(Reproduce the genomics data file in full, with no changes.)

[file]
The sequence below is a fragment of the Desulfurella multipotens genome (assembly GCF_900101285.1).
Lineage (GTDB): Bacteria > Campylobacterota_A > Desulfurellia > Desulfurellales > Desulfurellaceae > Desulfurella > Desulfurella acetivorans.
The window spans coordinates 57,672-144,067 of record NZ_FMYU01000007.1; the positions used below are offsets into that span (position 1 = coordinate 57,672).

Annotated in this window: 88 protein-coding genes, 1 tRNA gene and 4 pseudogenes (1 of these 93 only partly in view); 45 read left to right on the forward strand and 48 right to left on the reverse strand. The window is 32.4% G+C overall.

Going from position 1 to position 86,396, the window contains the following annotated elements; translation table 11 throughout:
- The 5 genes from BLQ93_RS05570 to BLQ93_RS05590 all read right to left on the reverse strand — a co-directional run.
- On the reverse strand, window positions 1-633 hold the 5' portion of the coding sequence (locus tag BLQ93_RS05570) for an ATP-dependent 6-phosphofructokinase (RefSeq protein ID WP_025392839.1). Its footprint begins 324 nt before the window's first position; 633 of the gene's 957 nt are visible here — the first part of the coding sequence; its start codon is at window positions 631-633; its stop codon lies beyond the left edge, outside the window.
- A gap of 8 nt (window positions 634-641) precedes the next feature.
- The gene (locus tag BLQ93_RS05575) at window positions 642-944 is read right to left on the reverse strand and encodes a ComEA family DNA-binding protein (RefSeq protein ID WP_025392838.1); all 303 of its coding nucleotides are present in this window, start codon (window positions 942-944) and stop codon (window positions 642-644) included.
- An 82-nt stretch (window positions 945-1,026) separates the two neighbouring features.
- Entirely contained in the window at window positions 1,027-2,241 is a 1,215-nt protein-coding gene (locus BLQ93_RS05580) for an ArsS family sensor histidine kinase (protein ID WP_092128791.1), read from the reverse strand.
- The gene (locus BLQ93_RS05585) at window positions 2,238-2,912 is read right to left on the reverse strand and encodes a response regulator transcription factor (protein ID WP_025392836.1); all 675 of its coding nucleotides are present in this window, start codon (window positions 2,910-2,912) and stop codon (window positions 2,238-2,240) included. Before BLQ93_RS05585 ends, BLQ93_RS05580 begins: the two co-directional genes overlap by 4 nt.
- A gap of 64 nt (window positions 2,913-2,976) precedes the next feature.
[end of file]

The sequence below is a fragment of the Desulfurella multipotens genome (assembly GCF_900101285.1).
Lineage (GTDB): Bacteria > Campylobacterota_A > Desulfurellia > Desulfurellales > Desulfurellaceae > Desulfurella > Desulfurella acetivorans.
The window spans coordinates 57,672-144,067 of record NZ_FMYU01000007.1; the positions used below are offsets into that span (position 1 = coordinate 57,672).

Annotated in this window: 88 protein-coding genes, 1 tRNA gene and 4 pseudogenes (1 of these 93 only partly in view); 45 read left to right on the forward strand and 48 right to left on the reverse strand. The window is 32.4% G+C overall.

Going from position 1 to position 86,396, the window contains the following annotated elements; translation table 11 throughout:
- The 5 genes from BLQ93_RS05570 to BLQ93_RS05590 all read right to left on the reverse strand — a co-directional run.
- On the reverse strand, window positions 1-633 hold the 5' portion of the coding sequence (locus tag BLQ93_RS05570) for an ATP-dependent 6-phosphofructokinase (RefSeq protein ID WP_025392839.1). Its footprint begins 324 nt before the window's first position; 633 of the gene's 957 nt are visible here — the first part of the coding sequence; its start codon is at window positions 631-633; its stop codon lies beyond the left edge, outside the window.
- A gap of 8 nt (window positions 634-641) precedes the next feature.
- The gene (locus tag BLQ93_RS05575) at window positions 642-944 is read right to left on the reverse strand and encodes a ComEA family DNA-binding protein (RefSeq protein ID WP_025392838.1); all 303 of its coding nucleotides are present in this window, start codon (window positions 942-944) and stop codon (window positions 642-644) included.
- An 82-nt stretch (window positions 945-1,026) separates the two neighbouring features.
- Entirely contained in the window at window positions 1,027-2,241 is a 1,215-nt protein-coding gene (locus BLQ93_RS05580) for an ArsS family sensor histidine kinase (protein ID WP_092128791.1), read from the reverse strand.
- The gene (locus BLQ93_RS05585) at window positions 2,238-2,912 is read right to left on the reverse strand and encodes a response regulator transcription factor (protein ID WP_025392836.1); all 675 of its coding nucleotides are present in this window, start codon (window positions 2,910-2,912) and stop codon (window positions 2,238-2,240) included. Before BLQ93_RS05585 ends, BLQ93_RS05580 begins: the two co-directional genes overlap by 4 nt.
- A gap of 64 nt (window positions 2,913-2,976) precedes the next feature.